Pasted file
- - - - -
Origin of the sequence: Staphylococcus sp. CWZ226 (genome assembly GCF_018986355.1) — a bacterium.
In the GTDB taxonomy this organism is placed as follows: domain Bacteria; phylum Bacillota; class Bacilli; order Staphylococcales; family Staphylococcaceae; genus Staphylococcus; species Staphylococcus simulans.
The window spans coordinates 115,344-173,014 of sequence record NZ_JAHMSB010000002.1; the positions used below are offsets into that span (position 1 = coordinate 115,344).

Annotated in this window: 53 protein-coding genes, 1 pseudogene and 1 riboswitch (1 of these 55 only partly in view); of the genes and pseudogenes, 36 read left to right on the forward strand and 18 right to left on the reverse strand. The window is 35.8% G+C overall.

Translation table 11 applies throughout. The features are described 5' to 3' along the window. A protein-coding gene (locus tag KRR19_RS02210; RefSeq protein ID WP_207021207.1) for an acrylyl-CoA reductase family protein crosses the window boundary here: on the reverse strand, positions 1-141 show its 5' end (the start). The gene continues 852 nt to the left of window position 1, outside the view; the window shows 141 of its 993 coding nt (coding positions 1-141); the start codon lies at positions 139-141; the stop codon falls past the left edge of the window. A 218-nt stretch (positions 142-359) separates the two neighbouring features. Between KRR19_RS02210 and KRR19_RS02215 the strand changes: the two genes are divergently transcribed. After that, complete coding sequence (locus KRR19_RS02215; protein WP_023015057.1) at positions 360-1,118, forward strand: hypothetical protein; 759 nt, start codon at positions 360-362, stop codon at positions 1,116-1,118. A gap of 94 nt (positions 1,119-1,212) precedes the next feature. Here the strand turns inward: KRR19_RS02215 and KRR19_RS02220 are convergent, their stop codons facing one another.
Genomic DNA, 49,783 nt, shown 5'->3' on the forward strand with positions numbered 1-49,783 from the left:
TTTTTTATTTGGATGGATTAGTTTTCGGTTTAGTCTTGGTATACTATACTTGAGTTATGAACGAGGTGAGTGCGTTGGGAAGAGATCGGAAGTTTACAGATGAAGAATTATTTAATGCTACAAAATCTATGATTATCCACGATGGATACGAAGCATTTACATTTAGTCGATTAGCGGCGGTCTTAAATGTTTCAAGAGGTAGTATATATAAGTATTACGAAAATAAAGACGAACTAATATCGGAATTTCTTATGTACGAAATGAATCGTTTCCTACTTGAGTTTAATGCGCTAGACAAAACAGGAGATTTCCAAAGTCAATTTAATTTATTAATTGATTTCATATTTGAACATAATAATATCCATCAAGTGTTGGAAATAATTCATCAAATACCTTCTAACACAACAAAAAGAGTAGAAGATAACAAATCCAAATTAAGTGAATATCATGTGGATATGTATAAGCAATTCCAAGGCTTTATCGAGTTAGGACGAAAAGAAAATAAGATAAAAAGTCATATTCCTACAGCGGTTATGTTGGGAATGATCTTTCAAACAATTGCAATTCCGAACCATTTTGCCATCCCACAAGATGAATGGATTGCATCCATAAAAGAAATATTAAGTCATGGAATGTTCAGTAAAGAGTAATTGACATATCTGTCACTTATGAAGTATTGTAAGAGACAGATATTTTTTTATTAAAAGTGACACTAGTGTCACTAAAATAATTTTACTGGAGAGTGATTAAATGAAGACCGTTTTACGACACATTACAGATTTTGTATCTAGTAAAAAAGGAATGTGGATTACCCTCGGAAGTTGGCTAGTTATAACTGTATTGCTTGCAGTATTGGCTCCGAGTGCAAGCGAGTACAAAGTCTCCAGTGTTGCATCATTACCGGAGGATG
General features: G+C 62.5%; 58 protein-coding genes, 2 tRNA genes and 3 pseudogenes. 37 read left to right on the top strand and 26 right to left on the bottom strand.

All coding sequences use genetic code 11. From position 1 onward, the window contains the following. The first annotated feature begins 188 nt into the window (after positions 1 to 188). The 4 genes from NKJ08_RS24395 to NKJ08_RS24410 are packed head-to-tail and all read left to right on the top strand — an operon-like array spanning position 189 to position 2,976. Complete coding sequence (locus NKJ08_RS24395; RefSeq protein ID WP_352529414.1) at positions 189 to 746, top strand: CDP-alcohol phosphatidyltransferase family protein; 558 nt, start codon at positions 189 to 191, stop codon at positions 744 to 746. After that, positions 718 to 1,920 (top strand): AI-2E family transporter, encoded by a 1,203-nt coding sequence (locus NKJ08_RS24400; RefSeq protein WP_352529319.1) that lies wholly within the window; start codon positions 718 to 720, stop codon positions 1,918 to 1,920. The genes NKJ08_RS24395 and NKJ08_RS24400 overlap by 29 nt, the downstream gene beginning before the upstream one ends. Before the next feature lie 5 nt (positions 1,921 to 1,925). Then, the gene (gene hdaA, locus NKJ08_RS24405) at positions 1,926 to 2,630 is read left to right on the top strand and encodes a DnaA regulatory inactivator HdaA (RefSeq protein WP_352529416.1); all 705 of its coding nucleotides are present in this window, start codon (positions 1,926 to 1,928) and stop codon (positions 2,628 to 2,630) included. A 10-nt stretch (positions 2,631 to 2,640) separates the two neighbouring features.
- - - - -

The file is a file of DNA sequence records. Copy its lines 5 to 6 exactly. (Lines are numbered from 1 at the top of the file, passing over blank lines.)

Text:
Translation table 11 applies throughout. The features are described 5' to 3' along the window. A protein-coding gene (locus tag KRR19_RS02210; RefSeq protein ID WP_207021207.1) for an acrylyl-CoA reductase family protein crosses the window boundary here: on the reverse strand, positions 1-141 show its 5' end (the start). The gene continues 852 nt to the left of window position 1, outside the view; the window shows 141 of its 993 coding nt (coding positions 1-141); the start codon lies at positions 139-141; the stop codon falls past the left edge of the window. A 218-nt stretch (positions 142-359) separates the two neighbouring features. Between KRR19_RS02210 and KRR19_RS02215 the strand changes: the two genes are divergently transcribed. After that, complete coding sequence (locus KRR19_RS02215; protein WP_023015057.1) at positions 360-1,118, forward strand: hypothetical protein; 759 nt, start codon at positions 360-362, stop codon at positions 1,116-1,118. A gap of 94 nt (positions 1,119-1,212) precedes the next feature. Here the strand turns inward: KRR19_RS02215 and KRR19_RS02220 are convergent, their stop codons facing one another.
Genomic DNA, 49,783 nt, shown 5'->3' on the forward strand with positions numbered 1-49,783 from the left: